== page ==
100 for 2000 – #78. Spoon – Ga Ga Ga Ga Ga

To end another wonderful decade of great music, I’m going to write about ten albums from each of the last ten years, that are either great, or hold some sort of personal significance. A musical kiss off to 00s.

2007 – #8. Spoon – Ga Ga Ga Ga Ga
(ANTI)

Spoon had been in my life a long time. Since The Way We Get By ruled the radio a few years earlier, they always seemed like the kind of band I should like. With Ga Ga Ga Ga Ga, I finally got there.

Part of the reason is Jon Brion, who, I guess, is my producer considering how many albums he’s been involved in that are listed here. I heard about this collaboration and was eager to hear the results. The song that came out of those sessions was The Underdog. Mariachi-ish trumpets and a variation on the Spoon beat, it caugh everyone’s ears.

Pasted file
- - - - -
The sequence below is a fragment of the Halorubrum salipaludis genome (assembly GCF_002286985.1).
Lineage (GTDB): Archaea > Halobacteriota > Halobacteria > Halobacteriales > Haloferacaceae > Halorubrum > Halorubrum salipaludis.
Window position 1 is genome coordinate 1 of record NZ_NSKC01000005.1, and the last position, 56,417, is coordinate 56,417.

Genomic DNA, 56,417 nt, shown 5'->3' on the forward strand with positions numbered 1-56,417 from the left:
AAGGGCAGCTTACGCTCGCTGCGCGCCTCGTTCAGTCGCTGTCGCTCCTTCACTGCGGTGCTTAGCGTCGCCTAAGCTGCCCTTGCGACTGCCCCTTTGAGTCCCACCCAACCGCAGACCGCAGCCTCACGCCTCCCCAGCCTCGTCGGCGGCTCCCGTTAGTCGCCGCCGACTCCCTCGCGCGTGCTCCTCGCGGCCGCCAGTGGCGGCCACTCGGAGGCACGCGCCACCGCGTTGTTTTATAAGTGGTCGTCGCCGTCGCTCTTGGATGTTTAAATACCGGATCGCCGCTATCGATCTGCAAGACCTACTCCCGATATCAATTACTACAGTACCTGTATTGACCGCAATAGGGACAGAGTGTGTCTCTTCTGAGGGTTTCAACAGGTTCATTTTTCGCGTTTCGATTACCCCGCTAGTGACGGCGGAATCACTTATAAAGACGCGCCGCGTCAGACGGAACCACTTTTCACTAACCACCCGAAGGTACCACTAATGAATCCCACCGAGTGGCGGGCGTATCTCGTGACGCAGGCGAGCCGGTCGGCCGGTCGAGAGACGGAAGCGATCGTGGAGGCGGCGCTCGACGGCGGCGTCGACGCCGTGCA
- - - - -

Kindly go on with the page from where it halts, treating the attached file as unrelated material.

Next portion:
In retrospect, this was Spoon‘s shot at (indie) success. These expensive, polished recordings pushed them to the next level (as of this writing, the follow-up debuted at number 4 in the Billboard charts). And they pulled back on the minimalism, and embraced widescreen concerns. Their catchiest songs, and sounding like a million bucks.

IT’s a nice mix of the electronica stuff I was getting into, and indie rock. The Ghost Of You Lingers sounds like LCD Soundsystem. That driving beat made this the most danceable guitar album I heard in a long while. Just try and keep still to Rhythm & Soul, or Finer Feelings.